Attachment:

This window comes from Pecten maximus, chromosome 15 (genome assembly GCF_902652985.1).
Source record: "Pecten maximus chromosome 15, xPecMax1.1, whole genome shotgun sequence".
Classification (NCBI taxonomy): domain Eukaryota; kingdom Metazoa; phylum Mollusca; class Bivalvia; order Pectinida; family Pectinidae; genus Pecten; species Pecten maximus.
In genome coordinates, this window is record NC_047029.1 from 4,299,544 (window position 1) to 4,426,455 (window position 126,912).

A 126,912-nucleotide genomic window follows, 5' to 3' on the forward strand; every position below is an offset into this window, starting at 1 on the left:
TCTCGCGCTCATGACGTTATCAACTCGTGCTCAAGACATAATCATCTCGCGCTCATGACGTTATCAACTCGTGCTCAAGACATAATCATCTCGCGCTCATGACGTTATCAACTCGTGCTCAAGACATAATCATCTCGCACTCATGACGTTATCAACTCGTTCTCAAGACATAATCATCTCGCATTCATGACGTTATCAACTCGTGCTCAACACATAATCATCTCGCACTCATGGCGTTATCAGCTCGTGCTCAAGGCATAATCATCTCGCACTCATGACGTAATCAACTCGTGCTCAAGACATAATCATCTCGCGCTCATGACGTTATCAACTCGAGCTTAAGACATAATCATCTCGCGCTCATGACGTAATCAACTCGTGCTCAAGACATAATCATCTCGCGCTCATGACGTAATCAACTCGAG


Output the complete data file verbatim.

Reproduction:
This window comes from Pecten maximus, chromosome 15 (genome assembly GCF_902652985.1).
Source record: "Pecten maximus chromosome 15, xPecMax1.1, whole genome shotgun sequence".
Classification (NCBI taxonomy): domain Eukaryota; kingdom Metazoa; phylum Mollusca; class Bivalvia; order Pectinida; family Pectinidae; genus Pecten; species Pecten maximus.
In genome coordinates, this window is record NC_047029.1 from 4,299,544 (window position 1) to 4,426,455 (window position 126,912).

A 126,912-nucleotide genomic window follows, 5' to 3' on the forward strand; every position below is an offset into this window, starting at 1 on the left:
TCTCGCGCTCATGACGTTATCAACTCGTGCTCAAGACATAATCATCTCGCGCTCATGACGTTATCAACTCGTGCTCAAGACATAATCATCTCGCGCTCATGACGTTATCAACTCGTGCTCAAGACATAATCATCTCGCACTCATGACGTTATCAACTCGTTCTCAAGACATAATCATCTCGCATTCATGACGTTATCAACTCGTGCTCAACACATAATCATCTCGCACTCATGGCGTTATCAGCTCGTGCTCAAGGCATAATCATCTCGCACTCATGACGTAATCAACTCGTGCTCAAGACATAATCATCTCGCGCTCATGACGTTATCAACTCGAGCTTAAGACATAATCATCTCGCGCTCATGACGTAATCAACTCGTGCTCAAGACATAATCATCTCGCGCTCATGACGTAATCAACTCGAG